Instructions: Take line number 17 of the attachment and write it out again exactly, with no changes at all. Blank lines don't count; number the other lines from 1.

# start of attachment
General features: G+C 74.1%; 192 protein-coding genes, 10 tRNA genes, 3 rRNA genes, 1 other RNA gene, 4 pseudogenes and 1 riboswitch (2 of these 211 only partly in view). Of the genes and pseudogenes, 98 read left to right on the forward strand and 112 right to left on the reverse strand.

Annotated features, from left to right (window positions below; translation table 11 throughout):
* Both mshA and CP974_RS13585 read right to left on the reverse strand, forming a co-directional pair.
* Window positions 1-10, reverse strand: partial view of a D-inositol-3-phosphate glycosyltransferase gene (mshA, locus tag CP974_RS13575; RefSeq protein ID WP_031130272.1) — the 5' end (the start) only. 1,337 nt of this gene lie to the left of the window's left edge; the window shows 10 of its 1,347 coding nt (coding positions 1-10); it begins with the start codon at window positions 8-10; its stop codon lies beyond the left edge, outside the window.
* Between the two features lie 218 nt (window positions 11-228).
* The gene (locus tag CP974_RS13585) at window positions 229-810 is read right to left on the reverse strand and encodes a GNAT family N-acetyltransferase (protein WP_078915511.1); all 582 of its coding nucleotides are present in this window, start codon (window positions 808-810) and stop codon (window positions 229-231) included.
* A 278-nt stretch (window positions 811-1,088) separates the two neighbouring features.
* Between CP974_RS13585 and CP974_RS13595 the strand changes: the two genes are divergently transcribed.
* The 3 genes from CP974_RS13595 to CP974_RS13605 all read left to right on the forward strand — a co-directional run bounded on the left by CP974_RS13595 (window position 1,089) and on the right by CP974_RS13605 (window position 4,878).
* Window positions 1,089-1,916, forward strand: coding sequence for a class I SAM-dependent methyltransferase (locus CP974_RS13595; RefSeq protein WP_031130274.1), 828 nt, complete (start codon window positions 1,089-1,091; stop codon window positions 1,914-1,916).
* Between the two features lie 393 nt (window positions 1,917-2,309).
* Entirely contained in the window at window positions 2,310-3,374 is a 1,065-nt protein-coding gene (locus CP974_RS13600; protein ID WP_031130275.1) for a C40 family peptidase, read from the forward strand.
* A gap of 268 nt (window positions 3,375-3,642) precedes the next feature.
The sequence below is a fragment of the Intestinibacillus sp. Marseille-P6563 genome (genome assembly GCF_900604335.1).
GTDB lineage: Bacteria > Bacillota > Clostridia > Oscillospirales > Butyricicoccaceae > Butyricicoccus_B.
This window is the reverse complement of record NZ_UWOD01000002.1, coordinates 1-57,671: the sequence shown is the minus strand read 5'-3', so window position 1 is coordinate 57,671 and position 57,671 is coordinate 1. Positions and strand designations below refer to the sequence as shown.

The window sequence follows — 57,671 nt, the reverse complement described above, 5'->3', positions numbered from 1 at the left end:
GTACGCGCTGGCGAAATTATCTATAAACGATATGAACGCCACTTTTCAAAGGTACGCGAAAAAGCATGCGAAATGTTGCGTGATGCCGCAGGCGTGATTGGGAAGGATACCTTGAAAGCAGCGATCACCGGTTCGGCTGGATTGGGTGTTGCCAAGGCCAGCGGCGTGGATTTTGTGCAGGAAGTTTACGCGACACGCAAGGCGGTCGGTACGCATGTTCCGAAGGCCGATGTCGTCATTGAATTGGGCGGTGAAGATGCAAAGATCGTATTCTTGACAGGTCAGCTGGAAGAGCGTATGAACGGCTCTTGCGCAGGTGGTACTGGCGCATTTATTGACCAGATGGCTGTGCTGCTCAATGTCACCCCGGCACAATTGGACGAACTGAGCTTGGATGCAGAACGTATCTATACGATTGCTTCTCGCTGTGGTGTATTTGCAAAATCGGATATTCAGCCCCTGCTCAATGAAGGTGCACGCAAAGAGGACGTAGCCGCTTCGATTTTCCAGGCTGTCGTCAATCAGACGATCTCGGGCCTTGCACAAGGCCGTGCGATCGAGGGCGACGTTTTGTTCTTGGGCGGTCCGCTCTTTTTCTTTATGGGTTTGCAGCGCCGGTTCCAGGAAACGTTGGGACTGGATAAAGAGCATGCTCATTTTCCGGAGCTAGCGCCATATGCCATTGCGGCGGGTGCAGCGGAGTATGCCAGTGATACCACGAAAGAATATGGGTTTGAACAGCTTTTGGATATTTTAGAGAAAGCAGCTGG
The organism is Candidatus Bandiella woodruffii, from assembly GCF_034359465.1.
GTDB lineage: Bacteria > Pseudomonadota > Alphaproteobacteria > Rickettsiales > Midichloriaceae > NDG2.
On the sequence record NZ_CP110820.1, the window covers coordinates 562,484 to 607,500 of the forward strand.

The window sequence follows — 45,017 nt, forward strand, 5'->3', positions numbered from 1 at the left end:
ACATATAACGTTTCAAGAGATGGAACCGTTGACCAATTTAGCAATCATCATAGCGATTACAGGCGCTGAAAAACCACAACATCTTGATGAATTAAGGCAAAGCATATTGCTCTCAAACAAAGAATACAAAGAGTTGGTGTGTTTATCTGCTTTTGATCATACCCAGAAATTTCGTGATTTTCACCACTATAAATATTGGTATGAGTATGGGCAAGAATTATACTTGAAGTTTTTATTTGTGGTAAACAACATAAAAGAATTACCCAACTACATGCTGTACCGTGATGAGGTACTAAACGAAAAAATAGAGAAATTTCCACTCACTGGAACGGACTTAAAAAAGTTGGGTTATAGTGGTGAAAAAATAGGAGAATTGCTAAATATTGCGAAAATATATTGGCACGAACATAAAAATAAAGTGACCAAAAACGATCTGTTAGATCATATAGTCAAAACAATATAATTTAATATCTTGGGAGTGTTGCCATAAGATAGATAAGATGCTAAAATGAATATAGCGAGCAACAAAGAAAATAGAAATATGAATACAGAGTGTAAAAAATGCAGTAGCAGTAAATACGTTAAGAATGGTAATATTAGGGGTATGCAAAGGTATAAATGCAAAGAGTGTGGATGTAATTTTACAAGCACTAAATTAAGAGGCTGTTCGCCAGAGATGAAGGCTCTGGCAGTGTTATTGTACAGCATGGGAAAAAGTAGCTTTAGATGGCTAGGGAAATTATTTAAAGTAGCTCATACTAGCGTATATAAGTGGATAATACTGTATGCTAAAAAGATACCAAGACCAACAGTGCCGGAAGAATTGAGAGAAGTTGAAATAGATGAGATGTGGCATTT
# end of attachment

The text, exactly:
The window sequence follows — 57,671 nt, the reverse complement described above, 5'->3', positions numbered from 1 at the left end: